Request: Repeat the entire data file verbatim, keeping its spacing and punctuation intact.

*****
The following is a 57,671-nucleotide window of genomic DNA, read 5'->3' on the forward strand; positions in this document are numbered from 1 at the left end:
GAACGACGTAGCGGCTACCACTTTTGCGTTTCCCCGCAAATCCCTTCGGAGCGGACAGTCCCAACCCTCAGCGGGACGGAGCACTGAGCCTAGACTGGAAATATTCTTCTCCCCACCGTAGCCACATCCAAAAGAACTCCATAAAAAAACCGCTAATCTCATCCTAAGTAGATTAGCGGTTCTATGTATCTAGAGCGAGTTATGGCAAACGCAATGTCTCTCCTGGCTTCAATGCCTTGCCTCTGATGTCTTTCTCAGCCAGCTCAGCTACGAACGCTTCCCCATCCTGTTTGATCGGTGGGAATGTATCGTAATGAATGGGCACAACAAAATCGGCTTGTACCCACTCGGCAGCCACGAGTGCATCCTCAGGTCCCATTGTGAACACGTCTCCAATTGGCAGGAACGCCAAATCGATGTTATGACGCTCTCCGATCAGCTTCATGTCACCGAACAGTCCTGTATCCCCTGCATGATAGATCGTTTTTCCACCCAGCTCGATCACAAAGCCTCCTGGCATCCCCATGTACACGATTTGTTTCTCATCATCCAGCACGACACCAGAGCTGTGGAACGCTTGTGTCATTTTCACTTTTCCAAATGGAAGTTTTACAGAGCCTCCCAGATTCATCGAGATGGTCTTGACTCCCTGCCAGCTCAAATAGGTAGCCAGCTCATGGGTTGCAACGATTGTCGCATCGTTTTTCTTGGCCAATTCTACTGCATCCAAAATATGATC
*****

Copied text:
The following is a 57,671-nucleotide window of genomic DNA, read 5'->3' on the forward strand; positions in this document are numbered from 1 at the left end:
GAACGACGTAGCGGCTACCACTTTTGCGTTTCCCCGCAAATCCCTTCGGAGCGGACAGTCCCAACCCTCAGCGGGACGGAGCACTGAGCCTAGACTGGAAATATTCTTCTCCCCACCGTAGCCACATCCAAAAGAACTCCATAAAAAAACCGCTAATCTCATCCTAAGTAGATTAGCGGTTCTATGTATCTAGAGCGAGTTATGGCAAACGCAATGTCTCTCCTGGCTTCAATGCCTTGCCTCTGATGTCTTTCTCAGCCAGCTCAGCTACGAACGCTTCCCCATCCTGTTTGATCGGTGGGAATGTATCGTAATGAATGGGCACAACAAAATCGGCTTGTACCCACTCGGCAGCCACGAGTGCATCCTCAGGTCCCATTGTGAACACGTCTCCAATTGGCAGGAACGCCAAATCGATGTTATGACGCTCTCCGATCAGCTTCATGTCACCGAACAGTCCTGTATCCCCTGCATGATAGATCGTTTTTCCACCCAGCTCGATCACAAAGCCTCCTGGCATCCCCATGTACACGATTTGTTTCTCATCATCCAGCACGACACCAGAGCTGTGGAACGCTTGTGTCATTTTCACTTTTCCAAATGGAAGTTTTACAGAGCCTCCCAGATTCATCGAGATGGTCTTGACTCCCTGCCAGCTCAAATAGGTAGCCAGCTCATGGGTTGCAACGATTGTCGCATCGTTTTTCTTGGCCAATTCTACTGCATCCAAAATATGATC